Sounds fair. So sure, the manufacturing and supply chain innovation that has been a big part of China’s economic rise are not expected to make a showing on this list. That kind of innovation doesn’t show up in terms of granted US and European patents. And the tendency for many Chinese companies to mostly file patents in China doesn’t help them with the methodology Thompson Reuters has, which looks for measures of international impact and international patents. But did they miss all the international activity of some Chinese companies? For example, a couple of days before this list of innovators came out, I posted this on LinkedIn and Twitter (@jefflindsay):
Two Chinese companies, ZTE and Huawei Tech., are among the top 5 international (PCT) patent applicants. Lots of IP here! https://is.gd/t2tUb4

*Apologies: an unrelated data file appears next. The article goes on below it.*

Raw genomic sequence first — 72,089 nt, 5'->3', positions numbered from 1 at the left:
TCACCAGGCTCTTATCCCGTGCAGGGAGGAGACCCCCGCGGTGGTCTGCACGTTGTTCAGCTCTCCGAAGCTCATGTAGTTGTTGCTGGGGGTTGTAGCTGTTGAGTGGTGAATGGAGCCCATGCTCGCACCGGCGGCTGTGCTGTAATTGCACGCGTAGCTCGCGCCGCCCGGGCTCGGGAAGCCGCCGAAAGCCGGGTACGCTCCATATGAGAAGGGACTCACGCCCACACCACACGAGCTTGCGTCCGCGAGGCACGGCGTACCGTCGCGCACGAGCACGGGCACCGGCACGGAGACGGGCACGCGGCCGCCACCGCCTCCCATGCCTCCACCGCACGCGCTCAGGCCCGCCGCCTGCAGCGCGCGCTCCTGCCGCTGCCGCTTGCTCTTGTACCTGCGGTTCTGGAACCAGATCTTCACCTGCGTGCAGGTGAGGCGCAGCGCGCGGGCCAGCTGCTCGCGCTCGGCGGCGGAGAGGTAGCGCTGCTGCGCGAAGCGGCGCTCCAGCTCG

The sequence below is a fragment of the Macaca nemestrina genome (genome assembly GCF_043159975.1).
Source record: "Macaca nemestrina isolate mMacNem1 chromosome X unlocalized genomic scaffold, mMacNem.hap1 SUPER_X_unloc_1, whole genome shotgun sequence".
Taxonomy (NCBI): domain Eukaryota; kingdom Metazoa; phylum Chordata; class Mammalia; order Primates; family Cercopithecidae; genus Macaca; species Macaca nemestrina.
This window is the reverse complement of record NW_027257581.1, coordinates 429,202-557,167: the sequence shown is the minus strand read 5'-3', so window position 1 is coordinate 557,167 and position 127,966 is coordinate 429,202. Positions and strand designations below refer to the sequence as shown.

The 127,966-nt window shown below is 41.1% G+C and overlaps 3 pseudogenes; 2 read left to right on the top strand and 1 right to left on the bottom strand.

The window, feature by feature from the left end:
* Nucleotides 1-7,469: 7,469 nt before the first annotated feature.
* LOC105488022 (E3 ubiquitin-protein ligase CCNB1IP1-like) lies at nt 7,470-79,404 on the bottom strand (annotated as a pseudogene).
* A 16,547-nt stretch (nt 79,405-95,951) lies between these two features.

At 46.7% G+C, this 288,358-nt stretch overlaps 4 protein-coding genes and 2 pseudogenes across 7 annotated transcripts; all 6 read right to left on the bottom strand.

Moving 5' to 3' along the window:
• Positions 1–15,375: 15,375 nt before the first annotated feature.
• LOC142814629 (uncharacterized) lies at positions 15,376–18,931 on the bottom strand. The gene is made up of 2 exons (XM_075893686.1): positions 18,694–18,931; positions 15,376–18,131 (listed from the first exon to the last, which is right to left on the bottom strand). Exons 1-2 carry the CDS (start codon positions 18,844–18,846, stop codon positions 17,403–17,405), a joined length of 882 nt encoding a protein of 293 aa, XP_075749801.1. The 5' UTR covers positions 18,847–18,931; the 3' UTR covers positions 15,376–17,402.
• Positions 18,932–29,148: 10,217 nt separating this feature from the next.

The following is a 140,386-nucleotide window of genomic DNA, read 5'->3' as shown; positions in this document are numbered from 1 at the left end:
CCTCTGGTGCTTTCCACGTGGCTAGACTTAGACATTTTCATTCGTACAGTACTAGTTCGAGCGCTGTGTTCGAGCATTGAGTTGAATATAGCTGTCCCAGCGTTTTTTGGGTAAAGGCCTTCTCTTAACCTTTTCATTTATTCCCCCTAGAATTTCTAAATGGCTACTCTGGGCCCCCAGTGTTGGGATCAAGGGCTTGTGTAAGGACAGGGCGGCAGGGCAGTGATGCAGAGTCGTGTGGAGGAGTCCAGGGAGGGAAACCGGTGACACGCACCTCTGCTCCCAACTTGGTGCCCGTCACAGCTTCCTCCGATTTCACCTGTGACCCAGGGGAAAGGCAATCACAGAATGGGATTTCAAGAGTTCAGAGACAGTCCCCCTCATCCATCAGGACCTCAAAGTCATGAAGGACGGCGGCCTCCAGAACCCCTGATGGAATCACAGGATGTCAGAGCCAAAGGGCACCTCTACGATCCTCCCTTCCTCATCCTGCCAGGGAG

OK, so Thompson Reuters doesn’t follow me, but these companies should have shown up strongly in their patent searches. These are innovative companies with products marketed internationally, having strong economic impact, and loads of patents. Being in the top 5 for international filings wasn’t good enough to even place in the top 100 for Thompson Reuters. Huh? OK, it turns out the ZTE’s surge in patent filings is recent and their numbers prior to 2010 were probably too low to make the cut for this study–that’s fair. But Huawei had 445 US patents from 2005 to 2010, a number in greater than some other companies on the list. For 2011, by the way, Huawei isn’t just in the top 5 so far–they are Number One, the world’s leader in international patent filings (see the Nov. 2011 article in the Vancouver Sun). Think they’ll be on the next list of leaders in patent activity Thompson Reuters publishes? Perhaps, who knows?